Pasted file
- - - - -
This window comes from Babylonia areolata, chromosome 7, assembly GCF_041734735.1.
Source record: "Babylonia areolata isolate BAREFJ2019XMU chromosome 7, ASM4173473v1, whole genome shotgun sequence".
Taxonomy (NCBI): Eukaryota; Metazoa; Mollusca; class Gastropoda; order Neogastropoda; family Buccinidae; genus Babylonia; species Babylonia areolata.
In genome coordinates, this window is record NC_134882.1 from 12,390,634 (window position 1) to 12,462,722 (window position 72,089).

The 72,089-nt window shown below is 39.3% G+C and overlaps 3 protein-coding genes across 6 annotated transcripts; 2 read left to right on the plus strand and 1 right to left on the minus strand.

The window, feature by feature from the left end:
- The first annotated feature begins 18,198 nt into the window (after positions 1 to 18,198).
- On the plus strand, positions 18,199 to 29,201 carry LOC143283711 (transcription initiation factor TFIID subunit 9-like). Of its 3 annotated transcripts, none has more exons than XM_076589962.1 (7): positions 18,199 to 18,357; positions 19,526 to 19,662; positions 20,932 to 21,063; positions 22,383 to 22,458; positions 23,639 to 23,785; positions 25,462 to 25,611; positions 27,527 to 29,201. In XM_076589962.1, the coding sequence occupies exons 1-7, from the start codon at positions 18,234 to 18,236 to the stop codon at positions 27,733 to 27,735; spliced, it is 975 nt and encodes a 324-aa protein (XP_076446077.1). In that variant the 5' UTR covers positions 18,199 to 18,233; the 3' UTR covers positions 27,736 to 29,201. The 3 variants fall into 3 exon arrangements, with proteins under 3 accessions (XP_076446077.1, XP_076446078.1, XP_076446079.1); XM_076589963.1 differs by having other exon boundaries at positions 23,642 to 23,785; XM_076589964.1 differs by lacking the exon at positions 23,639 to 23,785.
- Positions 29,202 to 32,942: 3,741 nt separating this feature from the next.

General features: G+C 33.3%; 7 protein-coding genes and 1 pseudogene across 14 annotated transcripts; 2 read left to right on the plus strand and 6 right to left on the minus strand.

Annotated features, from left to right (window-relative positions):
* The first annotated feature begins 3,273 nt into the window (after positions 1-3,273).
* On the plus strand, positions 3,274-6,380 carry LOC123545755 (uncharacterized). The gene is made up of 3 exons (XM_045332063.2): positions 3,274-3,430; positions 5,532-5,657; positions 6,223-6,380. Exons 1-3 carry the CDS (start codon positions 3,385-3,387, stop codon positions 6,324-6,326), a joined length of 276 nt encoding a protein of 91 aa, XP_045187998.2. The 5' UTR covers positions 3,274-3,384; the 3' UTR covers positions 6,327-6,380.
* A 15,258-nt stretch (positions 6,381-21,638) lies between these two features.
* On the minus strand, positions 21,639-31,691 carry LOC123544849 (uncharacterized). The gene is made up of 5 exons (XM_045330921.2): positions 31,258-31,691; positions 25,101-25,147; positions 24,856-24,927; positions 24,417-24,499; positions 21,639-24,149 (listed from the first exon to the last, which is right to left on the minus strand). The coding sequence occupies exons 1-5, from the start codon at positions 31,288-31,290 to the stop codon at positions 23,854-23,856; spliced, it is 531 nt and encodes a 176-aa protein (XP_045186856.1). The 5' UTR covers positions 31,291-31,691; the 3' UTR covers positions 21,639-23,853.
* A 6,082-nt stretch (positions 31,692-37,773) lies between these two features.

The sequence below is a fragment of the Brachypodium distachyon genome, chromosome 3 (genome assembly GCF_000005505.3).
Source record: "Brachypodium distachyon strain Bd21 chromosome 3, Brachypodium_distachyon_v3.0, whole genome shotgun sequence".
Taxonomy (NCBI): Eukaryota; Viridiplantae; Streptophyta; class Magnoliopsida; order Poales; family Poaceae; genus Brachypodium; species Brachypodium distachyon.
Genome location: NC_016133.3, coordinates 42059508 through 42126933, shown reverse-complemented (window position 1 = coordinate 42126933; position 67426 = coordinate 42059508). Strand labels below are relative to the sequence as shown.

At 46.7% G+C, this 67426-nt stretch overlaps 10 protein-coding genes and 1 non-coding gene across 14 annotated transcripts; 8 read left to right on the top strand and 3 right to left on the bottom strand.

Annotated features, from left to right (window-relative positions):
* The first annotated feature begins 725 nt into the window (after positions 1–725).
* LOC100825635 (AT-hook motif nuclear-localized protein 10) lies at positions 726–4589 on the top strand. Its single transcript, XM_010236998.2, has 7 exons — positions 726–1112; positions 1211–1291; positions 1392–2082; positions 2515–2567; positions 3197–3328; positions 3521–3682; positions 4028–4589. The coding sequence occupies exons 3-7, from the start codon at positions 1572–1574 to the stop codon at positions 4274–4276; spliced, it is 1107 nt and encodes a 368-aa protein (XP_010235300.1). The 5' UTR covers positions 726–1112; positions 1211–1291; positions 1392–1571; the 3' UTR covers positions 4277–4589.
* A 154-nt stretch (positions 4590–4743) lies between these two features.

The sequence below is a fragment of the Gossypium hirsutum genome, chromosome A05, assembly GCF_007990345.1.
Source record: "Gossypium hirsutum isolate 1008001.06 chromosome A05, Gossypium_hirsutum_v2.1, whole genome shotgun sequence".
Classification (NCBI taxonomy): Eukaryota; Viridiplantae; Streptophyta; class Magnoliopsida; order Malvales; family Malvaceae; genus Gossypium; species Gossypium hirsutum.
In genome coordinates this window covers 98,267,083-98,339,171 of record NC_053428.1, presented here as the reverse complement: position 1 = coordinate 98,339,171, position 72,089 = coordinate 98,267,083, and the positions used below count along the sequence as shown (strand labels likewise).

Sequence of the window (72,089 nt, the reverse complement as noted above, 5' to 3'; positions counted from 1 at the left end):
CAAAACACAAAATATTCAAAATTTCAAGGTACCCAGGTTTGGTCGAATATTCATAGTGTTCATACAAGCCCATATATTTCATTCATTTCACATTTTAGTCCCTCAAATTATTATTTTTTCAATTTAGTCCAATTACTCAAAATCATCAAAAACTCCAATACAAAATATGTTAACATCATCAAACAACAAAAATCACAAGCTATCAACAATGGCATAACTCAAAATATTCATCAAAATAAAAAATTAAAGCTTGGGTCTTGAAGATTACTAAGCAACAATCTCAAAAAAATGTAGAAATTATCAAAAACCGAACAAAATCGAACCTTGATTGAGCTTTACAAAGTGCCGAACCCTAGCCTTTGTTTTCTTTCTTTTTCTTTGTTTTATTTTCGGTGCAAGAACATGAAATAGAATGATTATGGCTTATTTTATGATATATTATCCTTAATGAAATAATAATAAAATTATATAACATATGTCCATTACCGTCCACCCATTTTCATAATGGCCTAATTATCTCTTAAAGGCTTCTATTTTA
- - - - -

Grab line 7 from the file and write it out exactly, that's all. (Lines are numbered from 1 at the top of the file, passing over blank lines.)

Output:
- The first annotated feature begins 18,198 nt into the window (after positions 1 to 18,198).